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Posts Tagged ‘hydrogen’

Affordable Hydrogen Could Send Sales of Fuel-Cell Vehicles Soaring

U.S. “tantalizingly close to a fuel-cell transition,” says U-C Davis study.

by on Aug.15, 2014

U-C Davis Prof. Joan Ogden shown going for a drive in a hydrogen fuel-cell vehicle.

“Hydrogen is the fuel of the future,” goes the adage among automotive and environmental researchers, “and it always will be.”

Back around the turn of the Millennium, its time seemed to come, only to fall out of favor once again, as battery-power gained traction – and R&D dollars. But suddenly, hydrogen is once again gaining momentum, Hyundai recently launching sales of its first fuel-cell vehicle, and with Toyota and Honda planning FCVs of their own next year.

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The makers are all focusing on just the Southern California market, largely because it’s the only place where buyers currently can fill up. But a new study by the University of California, Davis says we may be approaching the tipping point where hydrogen will become the fuel of today. (more…)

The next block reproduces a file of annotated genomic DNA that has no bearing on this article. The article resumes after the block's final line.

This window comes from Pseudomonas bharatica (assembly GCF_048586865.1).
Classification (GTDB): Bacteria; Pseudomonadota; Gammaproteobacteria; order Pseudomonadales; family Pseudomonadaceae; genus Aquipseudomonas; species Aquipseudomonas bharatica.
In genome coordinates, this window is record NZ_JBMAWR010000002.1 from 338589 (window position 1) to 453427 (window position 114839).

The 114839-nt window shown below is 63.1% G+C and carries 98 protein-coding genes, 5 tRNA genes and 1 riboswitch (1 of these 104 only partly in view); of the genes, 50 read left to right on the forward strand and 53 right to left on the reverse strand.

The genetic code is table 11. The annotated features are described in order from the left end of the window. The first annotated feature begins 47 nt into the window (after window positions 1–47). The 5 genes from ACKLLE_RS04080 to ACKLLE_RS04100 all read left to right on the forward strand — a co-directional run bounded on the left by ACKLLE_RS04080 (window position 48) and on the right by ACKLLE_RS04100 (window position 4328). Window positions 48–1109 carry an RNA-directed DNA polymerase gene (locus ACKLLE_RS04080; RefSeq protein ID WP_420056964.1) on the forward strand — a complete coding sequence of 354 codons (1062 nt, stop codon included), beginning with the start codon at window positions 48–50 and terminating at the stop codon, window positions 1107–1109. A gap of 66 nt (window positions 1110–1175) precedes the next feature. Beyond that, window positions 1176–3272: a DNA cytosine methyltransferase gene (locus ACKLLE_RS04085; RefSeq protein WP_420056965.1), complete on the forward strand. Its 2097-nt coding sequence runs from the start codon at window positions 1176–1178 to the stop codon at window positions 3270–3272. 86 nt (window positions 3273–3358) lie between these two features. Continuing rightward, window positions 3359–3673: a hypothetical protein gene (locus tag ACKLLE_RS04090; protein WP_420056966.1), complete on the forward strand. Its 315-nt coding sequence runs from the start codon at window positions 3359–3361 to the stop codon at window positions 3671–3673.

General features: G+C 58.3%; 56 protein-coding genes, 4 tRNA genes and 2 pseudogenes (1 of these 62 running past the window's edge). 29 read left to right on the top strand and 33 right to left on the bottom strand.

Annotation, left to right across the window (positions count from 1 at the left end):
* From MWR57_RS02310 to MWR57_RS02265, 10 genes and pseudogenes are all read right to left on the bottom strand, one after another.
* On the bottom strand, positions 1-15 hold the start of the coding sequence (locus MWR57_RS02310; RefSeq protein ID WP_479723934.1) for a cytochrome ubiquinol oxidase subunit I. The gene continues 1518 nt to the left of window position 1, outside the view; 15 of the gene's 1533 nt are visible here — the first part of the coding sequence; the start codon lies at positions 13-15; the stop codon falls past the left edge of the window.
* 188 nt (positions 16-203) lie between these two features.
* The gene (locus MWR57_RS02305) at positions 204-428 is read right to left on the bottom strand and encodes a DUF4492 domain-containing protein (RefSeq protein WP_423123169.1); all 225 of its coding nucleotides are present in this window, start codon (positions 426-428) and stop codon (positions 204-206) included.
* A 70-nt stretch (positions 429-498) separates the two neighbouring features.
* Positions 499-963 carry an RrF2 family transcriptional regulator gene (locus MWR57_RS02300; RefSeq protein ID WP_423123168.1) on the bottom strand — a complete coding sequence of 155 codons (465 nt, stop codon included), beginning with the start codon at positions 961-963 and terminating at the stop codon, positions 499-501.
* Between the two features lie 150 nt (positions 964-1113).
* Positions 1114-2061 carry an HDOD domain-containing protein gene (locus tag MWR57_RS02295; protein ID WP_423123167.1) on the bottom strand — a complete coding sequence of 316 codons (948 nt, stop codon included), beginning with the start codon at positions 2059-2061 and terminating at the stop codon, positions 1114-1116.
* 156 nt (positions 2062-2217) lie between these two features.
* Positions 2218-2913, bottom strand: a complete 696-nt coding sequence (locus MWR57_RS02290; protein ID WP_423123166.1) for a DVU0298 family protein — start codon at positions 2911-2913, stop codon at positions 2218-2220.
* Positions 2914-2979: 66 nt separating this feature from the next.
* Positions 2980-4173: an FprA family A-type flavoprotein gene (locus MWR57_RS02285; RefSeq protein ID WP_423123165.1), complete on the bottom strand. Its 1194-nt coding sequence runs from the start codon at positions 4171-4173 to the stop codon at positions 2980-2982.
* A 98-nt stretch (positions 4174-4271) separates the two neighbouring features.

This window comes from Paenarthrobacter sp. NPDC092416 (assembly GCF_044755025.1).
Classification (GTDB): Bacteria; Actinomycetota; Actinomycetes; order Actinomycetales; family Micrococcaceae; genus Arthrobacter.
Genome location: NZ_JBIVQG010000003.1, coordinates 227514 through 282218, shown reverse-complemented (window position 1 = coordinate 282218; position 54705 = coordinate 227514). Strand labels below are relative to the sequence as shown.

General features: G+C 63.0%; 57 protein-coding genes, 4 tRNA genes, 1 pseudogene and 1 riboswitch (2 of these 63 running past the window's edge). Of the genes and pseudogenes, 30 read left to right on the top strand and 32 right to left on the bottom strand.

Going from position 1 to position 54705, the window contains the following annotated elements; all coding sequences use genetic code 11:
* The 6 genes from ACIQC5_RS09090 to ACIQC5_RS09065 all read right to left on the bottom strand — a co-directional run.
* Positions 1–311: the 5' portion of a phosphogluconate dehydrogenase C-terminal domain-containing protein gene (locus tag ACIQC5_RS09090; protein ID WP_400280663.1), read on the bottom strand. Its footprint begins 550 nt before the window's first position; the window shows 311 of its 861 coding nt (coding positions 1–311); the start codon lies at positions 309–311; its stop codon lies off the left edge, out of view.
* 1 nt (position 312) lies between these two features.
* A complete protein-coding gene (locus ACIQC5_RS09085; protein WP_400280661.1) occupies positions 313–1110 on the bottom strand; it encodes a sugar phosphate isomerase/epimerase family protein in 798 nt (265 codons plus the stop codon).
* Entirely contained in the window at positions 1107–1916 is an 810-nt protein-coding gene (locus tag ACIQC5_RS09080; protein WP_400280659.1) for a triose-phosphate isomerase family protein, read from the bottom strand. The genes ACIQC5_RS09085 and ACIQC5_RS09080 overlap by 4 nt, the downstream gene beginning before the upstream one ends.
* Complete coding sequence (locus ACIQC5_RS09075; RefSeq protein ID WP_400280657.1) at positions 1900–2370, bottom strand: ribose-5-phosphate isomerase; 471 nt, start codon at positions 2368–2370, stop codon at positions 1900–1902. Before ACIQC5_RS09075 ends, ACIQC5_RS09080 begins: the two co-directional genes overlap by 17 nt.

Hydrogen Power Could Go Mainstream After All

Over 5,000 fueling stations will be in use by 2020, says study.

by on Jul.19, 2011

GM is testing the viability of its hydrogen-powered Equinox prototype as part of a Hawaiian pilot program.

Hydrogen is the fuel of the future, goes the old saw, and always will be.  A decade ago, hydrogen fuel cell vehicles were being billed as the green power source of choice, but interest has waned, in recent years as emphasis shifts to battery power.

But a new study suggests there’ll be a big market for the clean, lightweight gas, after all.  According to Pike Research, there will be at least 5,200 hydrogen fueling stations in operation around the globe by 2020, the result of an estimated $8.4 billion investment effort.

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Demand for the fuel is forecast to grow to 418 million kilograms (920 million pounds) annually, compared to 775,000 kilograms (1.7 million pounds) today.

“Currently, the major players in hydrogen fueling are large multinationals: the industrial gas companies, and the energy and gas companies, both those that operate retail gas stations and those that provide fuels for the grid. These companies tend to favor large-scale hydrogen infrastructure options,” explains Pike senior analyst Lisa Jerram.